UNIDENTIFIED FEMALE (through translator): I want to focus on my education. I want to continue my education to then be able to decide what I want to

be in the future.

AMANPOUR (voice-over): In Zaatari camp, most of the 28,000 kids go to school, girls --


AMANPOUR (voice-over): -- and boys in separate three-hour shift.

And these are the taiga (ph) girls --




UNIDENTIFIED FEMALE: -- to 14. It is not necessary for the girl to get married while she is still young.

AMANPOUR (voice-over): And Amal says she's heard horror stories.

HOSHON (through translator): I know someone who got married for about six months and she rejected her husband. She was frightened by what she saw.

She rejected the very notion that a man can sleep by her side.

The husband tried repeatedly with her but he was unsuccessful. And she eventually returned to her parents' home in the same way she came from it.

AMANPOUR (voice-over): We also met Raida (ph), who was barely 17 when she got married three years ago to a Jordanian who lived in the city.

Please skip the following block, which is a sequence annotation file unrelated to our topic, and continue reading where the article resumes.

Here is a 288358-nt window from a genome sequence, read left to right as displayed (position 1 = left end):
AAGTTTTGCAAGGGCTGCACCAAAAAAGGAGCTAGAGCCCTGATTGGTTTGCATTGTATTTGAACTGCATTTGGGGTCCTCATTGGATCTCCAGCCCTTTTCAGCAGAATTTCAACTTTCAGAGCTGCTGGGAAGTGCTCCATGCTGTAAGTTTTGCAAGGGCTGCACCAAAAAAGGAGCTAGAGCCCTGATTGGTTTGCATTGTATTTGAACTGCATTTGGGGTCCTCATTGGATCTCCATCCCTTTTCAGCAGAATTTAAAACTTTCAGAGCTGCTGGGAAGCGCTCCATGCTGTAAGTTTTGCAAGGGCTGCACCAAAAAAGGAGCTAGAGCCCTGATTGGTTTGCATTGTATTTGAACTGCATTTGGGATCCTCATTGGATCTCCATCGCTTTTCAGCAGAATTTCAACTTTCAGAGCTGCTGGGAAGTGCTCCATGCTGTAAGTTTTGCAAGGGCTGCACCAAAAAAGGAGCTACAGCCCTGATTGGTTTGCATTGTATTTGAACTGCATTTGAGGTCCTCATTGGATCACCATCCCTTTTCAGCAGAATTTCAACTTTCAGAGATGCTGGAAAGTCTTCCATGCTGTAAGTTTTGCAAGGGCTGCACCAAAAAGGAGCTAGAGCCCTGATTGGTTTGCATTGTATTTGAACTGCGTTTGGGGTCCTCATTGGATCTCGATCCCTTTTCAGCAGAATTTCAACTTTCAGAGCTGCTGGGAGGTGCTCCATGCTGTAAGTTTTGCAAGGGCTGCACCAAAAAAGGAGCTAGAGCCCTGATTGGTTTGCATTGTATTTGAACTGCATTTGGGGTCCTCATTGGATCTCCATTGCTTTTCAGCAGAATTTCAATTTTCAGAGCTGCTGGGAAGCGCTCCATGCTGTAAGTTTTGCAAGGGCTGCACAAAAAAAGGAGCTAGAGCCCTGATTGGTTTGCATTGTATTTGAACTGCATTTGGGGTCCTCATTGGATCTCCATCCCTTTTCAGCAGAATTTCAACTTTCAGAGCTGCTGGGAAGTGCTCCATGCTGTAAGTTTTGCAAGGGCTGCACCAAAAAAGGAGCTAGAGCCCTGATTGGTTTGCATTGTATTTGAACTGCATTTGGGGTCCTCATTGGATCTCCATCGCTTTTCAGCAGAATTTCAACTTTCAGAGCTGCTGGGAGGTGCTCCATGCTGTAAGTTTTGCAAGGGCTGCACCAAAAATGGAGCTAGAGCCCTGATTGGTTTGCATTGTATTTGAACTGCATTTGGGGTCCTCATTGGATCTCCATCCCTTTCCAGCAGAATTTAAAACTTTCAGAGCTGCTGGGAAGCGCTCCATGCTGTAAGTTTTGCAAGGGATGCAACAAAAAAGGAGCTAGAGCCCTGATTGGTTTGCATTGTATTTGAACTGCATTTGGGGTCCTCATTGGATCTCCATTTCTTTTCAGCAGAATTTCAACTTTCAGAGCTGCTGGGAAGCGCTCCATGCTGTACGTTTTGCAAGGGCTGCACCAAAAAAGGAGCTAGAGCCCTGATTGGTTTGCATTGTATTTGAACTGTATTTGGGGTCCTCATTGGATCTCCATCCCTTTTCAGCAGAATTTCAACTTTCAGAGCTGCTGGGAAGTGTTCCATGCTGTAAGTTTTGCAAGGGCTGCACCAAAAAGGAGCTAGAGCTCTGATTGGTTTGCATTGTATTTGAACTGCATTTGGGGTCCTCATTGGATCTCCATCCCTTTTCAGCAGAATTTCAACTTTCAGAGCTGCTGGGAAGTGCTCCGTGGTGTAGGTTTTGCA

AMANPOUR: How did you think it would help you?

RAIDA (PH) (through translator): It was to escape the conditions in the camp.

AMANPOUR (voice-over): Now back with her family and new baby brother, she says she said she fled her husband after just a few months.

RAIDA (PH) (through translator): He treated me very badly. His family treated me like a Syrian refugee who came from a camp and not as one of

them. I was inferior to them.

AMANPOUR: What would you say to young girls your age, you know, when you were 17 when you got married or even younger?

RAIDA (PH) (through translator): The first thing to tell them is that it's not right for a young girl to get married. She should have an education

and look after her future first. And the parents should be educated instead of relying on tradition and customs that say a girl should get

married when she reaches 16 or 17.

AMANPOUR (voice-over): The mentors and the teachers here tell us that some young girls need years of therapy to help get them back to normal, which is